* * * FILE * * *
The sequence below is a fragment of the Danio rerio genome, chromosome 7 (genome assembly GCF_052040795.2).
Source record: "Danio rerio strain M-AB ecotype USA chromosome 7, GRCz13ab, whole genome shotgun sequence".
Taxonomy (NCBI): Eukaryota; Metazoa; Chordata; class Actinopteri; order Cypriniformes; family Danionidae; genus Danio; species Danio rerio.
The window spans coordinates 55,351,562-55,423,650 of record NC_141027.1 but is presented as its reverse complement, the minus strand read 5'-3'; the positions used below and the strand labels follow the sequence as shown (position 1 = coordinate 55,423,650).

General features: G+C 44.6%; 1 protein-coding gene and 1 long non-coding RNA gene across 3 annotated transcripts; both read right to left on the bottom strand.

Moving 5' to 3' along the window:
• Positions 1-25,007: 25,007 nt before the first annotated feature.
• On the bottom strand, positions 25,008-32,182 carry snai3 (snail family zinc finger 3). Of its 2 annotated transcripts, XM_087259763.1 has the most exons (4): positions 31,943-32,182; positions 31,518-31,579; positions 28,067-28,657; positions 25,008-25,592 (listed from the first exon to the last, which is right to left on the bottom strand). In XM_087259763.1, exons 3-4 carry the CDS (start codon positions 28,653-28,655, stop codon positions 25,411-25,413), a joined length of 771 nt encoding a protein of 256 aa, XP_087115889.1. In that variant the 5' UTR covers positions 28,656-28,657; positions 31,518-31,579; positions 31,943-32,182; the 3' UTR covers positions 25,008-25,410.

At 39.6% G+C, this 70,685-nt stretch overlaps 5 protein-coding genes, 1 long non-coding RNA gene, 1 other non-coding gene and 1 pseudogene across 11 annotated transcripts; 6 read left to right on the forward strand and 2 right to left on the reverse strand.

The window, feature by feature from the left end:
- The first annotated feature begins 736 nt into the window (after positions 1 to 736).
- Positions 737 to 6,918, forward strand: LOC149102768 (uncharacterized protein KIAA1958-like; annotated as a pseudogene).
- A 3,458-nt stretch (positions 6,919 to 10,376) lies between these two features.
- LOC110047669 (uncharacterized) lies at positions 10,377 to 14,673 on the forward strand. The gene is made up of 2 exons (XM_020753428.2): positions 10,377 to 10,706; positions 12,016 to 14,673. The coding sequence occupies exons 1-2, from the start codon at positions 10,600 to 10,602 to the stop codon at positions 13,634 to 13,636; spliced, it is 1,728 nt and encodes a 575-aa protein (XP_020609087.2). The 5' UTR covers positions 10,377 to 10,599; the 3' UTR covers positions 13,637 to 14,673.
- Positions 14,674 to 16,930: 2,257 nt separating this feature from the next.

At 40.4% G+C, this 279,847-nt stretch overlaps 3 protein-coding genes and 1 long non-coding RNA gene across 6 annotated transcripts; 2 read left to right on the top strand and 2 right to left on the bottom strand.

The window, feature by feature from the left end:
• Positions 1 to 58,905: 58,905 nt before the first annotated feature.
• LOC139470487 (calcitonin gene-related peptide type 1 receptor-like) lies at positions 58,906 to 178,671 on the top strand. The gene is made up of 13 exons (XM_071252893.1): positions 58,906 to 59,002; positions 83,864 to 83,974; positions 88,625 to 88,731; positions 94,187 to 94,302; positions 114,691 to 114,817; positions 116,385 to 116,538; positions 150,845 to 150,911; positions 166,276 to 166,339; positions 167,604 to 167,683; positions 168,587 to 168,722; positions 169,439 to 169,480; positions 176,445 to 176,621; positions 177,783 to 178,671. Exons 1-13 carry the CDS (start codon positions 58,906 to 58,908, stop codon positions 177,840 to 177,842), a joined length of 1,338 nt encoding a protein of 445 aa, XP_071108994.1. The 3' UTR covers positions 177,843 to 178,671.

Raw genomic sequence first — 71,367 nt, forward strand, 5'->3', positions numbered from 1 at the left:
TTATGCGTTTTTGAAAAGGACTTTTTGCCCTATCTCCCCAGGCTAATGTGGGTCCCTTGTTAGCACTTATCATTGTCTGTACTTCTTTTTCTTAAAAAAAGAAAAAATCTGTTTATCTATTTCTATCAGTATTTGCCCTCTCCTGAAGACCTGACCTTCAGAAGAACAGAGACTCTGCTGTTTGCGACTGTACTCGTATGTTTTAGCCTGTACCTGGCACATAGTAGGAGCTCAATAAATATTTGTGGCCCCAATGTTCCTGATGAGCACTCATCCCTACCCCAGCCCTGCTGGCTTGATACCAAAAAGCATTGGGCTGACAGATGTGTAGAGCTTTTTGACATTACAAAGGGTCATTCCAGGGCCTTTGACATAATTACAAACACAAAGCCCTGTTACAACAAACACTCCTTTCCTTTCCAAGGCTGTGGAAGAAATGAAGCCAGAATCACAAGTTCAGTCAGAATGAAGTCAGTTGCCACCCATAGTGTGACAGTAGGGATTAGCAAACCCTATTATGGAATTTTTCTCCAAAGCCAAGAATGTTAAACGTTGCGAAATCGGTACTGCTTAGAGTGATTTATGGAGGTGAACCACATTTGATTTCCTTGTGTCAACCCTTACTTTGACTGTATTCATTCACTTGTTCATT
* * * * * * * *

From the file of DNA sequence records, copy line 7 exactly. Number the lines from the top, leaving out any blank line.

• Positions 1-25,007: 25,007 nt before the first annotated feature.